Sacred Oscillations

Someone once said, ‘we live where our sacred is, everywhere else we’re just surviving.’ Okay, maybe I made that up.
But in my recent round of house de-cluttering, I moved some books off my desk and into a closet. I’d read these books but didn’t want to get rid of them or have a cluttered desk, so I threw out some closet things I don’t use, built some more (and better) shelves, and presto de-clutter-o! Not to mention a nicer much neater closet – I even put a little lamp on a shelf in there.
Now perhaps with all the book handling and hard work it’s not so strange that I remembered why I want to keep these books. They’re favorite books. Books with ideas I love and believe in, books I originally put on my desk to remind me of those ideas, to have them closer at hand when I want to reread a passage. No nothing is strange here save that I’m standing in my closet thinking about those ideas rather than sitting at my desk.
How did that happen?  
Well, it wasn’t only about clutter: I wanted more desk space for work. Because I don’t just write and have fun at my desk, I work at my desk and needed more work room. And admittedly now I have work room there but no thinking room or any real room for what I love. Or re-phrased in a scary thought I had: arbietsraum without denkensraumand lebensraum without liebensraum. Yeah I made some of that up too, and I’m quick to realize I’m only talking about my desk here not closet Nazism, erm, so to speak.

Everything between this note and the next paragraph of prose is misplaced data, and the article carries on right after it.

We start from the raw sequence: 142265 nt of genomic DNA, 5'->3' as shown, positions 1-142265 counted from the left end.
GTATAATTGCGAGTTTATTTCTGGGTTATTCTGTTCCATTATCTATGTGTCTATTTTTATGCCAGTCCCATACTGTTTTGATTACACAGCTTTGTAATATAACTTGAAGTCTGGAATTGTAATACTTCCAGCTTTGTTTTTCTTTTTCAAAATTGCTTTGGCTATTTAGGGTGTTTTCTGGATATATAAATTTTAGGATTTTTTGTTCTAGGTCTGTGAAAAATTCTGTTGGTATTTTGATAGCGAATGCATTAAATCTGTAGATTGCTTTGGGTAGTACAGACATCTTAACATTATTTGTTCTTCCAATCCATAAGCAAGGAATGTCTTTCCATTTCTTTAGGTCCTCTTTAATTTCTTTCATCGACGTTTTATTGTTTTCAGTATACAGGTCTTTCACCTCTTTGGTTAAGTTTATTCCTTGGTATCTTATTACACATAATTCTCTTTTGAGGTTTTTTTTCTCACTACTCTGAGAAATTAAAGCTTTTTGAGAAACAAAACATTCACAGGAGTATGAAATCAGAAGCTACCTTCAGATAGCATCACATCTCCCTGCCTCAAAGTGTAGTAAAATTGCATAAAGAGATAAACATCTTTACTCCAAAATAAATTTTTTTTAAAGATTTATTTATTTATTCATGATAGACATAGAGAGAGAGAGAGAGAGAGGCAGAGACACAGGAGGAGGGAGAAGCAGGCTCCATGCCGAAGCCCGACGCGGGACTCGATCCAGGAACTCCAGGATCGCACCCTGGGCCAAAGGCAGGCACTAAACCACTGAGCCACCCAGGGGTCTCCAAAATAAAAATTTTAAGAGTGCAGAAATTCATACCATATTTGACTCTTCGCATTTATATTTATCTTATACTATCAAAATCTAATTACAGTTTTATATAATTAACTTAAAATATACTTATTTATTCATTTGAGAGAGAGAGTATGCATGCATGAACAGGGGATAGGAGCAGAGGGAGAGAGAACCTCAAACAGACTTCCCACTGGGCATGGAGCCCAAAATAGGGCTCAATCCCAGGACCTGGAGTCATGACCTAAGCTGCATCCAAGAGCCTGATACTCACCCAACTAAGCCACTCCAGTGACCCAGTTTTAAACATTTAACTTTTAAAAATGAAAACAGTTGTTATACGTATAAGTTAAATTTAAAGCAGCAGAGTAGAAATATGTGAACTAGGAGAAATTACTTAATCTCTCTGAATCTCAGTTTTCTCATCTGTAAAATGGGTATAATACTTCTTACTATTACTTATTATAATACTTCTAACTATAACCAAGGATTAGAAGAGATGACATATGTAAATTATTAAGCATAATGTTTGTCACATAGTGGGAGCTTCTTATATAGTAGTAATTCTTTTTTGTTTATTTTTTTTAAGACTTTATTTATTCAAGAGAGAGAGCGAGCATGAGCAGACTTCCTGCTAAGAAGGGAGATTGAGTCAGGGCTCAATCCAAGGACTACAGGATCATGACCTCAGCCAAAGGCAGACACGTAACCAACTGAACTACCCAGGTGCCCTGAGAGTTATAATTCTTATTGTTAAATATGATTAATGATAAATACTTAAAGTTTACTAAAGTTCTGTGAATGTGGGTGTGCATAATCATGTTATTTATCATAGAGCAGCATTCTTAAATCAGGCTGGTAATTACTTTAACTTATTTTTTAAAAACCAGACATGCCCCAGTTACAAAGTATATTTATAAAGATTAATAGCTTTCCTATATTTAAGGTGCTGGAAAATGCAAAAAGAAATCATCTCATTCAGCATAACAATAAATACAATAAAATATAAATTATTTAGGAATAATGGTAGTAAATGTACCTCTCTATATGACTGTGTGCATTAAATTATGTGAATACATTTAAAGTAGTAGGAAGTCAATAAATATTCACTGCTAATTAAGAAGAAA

My point: Some people tend to keep things (or symbols of things) they love close at hand: pictures in wallets and on phones, symbolic jewelry or tattoos. And some people make quiet little places dedicated to the thing they love, perhaps an entire basement or just one little shelf. Some people wander carrying amulets, some people dwell and build temples. Perhaps we all have both tendencies and a little oscillation between is necessary and normal.
I shrined some sacred in a closet but I’m not hiding it. At the moment I’m just trying to keep this particular sacred unspoilt by the mundanity of my work space. And to that other cynical thought –I’m merely surviving my desk only to end up living in my closet– I reply: I dwell amongst my wife and kids.